• My question is a bit art-agnostic. From your answer, even in boxing, "you obtain reach by stepping forward and planting the right foot either just before or at the point of impact." This sounds like the final paragraph in my posted question, except that the stepping forward is synchronous with a jab while the planting of the back foot is synchronous with the cross. Since I'm not taking a strictly boxing perspective, however, the step might be more pronounced (or not, depending on how best to mold this combo). Hopefully I'm not mangling the understanding of your post too much! Aug 12 at 20:19
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Bagua regularly strikes with the jump step, where you jump forward off the back foot and quickly slide the back foot forward to maintain your basic stance. Strikes can be with either or both hands and are based on whipping power where the momentum of the strike all arrives at the same time. The basic idea is you change distance and add the step momentum to stationary strike body mechanics. As you have guessed, you want a quick slide and a solid stance upon impact.

Here is the basic idea, though in a xingyi context.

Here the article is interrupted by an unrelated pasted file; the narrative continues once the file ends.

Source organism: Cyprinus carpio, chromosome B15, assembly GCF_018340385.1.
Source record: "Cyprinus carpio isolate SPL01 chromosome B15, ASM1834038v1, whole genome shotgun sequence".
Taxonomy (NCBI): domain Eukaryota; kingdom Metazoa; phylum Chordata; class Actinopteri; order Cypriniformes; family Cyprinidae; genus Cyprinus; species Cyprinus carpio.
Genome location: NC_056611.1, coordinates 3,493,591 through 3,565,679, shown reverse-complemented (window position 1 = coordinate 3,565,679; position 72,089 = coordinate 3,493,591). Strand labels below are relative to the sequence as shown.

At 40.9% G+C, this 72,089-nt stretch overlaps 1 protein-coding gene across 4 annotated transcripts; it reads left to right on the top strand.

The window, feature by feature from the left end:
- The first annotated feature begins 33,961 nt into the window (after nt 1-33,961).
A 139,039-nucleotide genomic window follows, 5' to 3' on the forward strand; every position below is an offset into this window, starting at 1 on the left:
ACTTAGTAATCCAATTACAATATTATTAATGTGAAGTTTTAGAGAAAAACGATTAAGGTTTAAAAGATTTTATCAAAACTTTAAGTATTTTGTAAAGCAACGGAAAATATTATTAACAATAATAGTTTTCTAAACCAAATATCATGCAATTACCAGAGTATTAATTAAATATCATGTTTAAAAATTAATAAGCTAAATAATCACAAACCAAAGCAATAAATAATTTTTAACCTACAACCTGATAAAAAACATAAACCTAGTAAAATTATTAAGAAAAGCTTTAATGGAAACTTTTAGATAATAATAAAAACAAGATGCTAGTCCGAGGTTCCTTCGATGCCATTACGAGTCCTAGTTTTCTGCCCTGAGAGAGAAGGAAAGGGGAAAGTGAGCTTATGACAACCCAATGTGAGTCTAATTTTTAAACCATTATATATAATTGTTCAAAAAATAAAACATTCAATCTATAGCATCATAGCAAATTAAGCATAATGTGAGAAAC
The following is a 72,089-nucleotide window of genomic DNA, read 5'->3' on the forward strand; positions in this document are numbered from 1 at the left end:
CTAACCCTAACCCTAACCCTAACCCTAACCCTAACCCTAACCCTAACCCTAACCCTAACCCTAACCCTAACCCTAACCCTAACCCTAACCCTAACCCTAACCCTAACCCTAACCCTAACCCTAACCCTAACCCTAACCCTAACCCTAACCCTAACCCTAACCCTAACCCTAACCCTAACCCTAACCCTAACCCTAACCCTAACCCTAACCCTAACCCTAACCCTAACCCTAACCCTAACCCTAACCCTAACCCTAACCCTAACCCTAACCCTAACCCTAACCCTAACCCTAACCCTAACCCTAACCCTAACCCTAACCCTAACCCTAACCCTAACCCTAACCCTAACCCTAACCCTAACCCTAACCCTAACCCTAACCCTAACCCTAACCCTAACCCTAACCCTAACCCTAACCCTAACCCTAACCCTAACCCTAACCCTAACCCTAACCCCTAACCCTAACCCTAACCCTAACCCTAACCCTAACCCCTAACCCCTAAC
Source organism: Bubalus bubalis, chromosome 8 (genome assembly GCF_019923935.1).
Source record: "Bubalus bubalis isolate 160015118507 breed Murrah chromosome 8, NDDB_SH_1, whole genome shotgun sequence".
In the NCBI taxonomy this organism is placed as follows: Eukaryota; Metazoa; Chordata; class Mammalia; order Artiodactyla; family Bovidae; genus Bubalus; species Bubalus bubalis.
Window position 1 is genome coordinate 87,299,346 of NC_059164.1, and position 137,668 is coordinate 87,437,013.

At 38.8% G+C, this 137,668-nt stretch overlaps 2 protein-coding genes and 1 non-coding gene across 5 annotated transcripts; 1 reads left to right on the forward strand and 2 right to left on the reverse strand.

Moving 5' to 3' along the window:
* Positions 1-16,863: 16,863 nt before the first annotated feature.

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  • Thanks for that. Would you be able to point to a video of this? I'd be curious to see if a one-two combo is the same as the 1st two punches in my sequence. When I expand my stance forward, the leading straight punch lands synchronously with the landing of the lead foot. The cross then starts off as a reverse punch. It's travel is synchronous with the advancement of the back foot to shorten the long stance. The ball of the right foot gets planted just as the cross lands. Since the feet are natural width apart at that point, it becomes more like a cross than a reverse punch. Aug 13 at 18:41
  • @user2153235 Added a xingyi video that is close enough. Not everything is on YouTube.
    – mattm
    Aug 14 at 11:51
  • Thank you for that, mattm. When I visited, the video timer was near the end. I must have viewed this video in the past. There are some common elements between what is shown and the 1-2 step in my question, but also many differences. The ready position has the feet almost together. When stepping forward for a "back" hand punch, the weight is much more on the back leg, at least from some of the slower reps. There seems to be a lot of variation between the reps, depending on the speed with which the drill is demonstrated. When bring the rear leg up, he seems to lean forward in the slower reps. Aug 14 at 19:27
  • One of the biggest differences is that my jab comes during the forward step, immediately followed by a cross as the rear leg come forward (not as close as for Beng Quan). At the 7:48 mark, the narrators says that the impact occurs then the front foot lands. In my 1-2, that only happens for the jab, not the subsequent cross. For this reason, I don't think that the video supports my combo. Aug 14 at 19:28
  • @user2153235 I did not intend this answer to address your specific combination, only the stepping while delivering a rear hand attack. You can also imagine a variation where the upper body rotation is slightly delayed, so that the rear hand lands coinciding with the rear foot.
    – mattm
    Aug 14 at 19:54